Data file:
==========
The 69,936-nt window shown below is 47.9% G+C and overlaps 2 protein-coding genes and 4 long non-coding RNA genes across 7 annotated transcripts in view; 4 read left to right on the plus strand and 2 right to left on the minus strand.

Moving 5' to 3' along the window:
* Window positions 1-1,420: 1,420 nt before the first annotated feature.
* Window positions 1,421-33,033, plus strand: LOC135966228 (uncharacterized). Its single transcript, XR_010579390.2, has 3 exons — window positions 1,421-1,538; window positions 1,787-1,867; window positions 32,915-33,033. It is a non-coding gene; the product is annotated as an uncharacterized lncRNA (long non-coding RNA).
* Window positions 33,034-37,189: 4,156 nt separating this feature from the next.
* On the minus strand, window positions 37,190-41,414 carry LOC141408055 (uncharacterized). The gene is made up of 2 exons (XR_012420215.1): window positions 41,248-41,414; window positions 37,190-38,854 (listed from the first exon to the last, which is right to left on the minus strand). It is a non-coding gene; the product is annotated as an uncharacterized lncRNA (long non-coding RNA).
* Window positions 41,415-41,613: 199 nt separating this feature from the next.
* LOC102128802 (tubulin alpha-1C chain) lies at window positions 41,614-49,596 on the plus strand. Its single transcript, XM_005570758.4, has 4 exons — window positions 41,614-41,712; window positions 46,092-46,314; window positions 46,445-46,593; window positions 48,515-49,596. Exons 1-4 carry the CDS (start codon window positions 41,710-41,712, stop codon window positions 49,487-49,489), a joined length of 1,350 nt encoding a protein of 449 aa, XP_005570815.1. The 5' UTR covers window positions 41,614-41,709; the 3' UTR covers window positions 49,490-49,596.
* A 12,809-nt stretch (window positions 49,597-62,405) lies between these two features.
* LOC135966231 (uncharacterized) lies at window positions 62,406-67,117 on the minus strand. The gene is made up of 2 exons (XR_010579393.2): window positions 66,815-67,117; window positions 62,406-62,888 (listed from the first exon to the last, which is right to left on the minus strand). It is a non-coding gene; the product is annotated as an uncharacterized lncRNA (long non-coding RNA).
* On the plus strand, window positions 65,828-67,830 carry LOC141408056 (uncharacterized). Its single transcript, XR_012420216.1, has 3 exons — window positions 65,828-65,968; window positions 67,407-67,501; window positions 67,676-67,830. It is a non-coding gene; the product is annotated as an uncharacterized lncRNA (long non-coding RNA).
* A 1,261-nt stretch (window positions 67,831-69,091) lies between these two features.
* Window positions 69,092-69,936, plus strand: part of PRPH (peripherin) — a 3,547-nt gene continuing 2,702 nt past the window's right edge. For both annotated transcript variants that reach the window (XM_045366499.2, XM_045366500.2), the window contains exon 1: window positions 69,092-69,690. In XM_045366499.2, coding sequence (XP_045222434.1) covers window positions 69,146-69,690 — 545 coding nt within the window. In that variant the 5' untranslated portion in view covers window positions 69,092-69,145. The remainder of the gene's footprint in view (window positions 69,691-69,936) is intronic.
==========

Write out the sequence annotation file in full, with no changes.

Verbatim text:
The 69,936-nt window shown below is 47.9% G+C and overlaps 2 protein-coding genes and 4 long non-coding RNA genes across 7 annotated transcripts in view; 4 read left to right on the plus strand and 2 right to left on the minus strand.

Moving 5' to 3' along the window:
* Window positions 1-1,420: 1,420 nt before the first annotated feature.
* Window positions 1,421-33,033, plus strand: LOC135966228 (uncharacterized). Its single transcript, XR_010579390.2, has 3 exons — window positions 1,421-1,538; window positions 1,787-1,867; window positions 32,915-33,033. It is a non-coding gene; the product is annotated as an uncharacterized lncRNA (long non-coding RNA).
* Window positions 33,034-37,189: 4,156 nt separating this feature from the next.
* On the minus strand, window positions 37,190-41,414 carry LOC141408055 (uncharacterized). The gene is made up of 2 exons (XR_012420215.1): window positions 41,248-41,414; window positions 37,190-38,854 (listed from the first exon to the last, which is right to left on the minus strand). It is a non-coding gene; the product is annotated as an uncharacterized lncRNA (long non-coding RNA).
* Window positions 41,415-41,613: 199 nt separating this feature from the next.
* LOC102128802 (tubulin alpha-1C chain) lies at window positions 41,614-49,596 on the plus strand. Its single transcript, XM_005570758.4, has 4 exons — window positions 41,614-41,712; window positions 46,092-46,314; window positions 46,445-46,593; window positions 48,515-49,596. Exons 1-4 carry the CDS (start codon window positions 41,710-41,712, stop codon window positions 49,487-49,489), a joined length of 1,350 nt encoding a protein of 449 aa, XP_005570815.1. The 5' UTR covers window positions 41,614-41,709; the 3' UTR covers window positions 49,490-49,596.
* A 12,809-nt stretch (window positions 49,597-62,405) lies between these two features.
* LOC135966231 (uncharacterized) lies at window positions 62,406-67,117 on the minus strand. The gene is made up of 2 exons (XR_010579393.2): window positions 66,815-67,117; window positions 62,406-62,888 (listed from the first exon to the last, which is right to left on the minus strand). It is a non-coding gene; the product is annotated as an uncharacterized lncRNA (long non-coding RNA).
* On the plus strand, window positions 65,828-67,830 carry LOC141408056 (uncharacterized). Its single transcript, XR_012420216.1, has 3 exons — window positions 65,828-65,968; window positions 67,407-67,501; window positions 67,676-67,830. It is a non-coding gene; the product is annotated as an uncharacterized lncRNA (long non-coding RNA).
* A 1,261-nt stretch (window positions 67,831-69,091) lies between these two features.
* Window positions 69,092-69,936, plus strand: part of PRPH (peripherin) — a 3,547-nt gene continuing 2,702 nt past the window's right edge. For both annotated transcript variants that reach the window (XM_045366499.2, XM_045366500.2), the window contains exon 1: window positions 69,092-69,690. In XM_045366499.2, coding sequence (XP_045222434.1) covers window positions 69,146-69,690 — 545 coding nt within the window. In that variant the 5' untranslated portion in view covers window positions 69,092-69,145. The remainder of the gene's footprint in view (window positions 69,691-69,936) is intronic.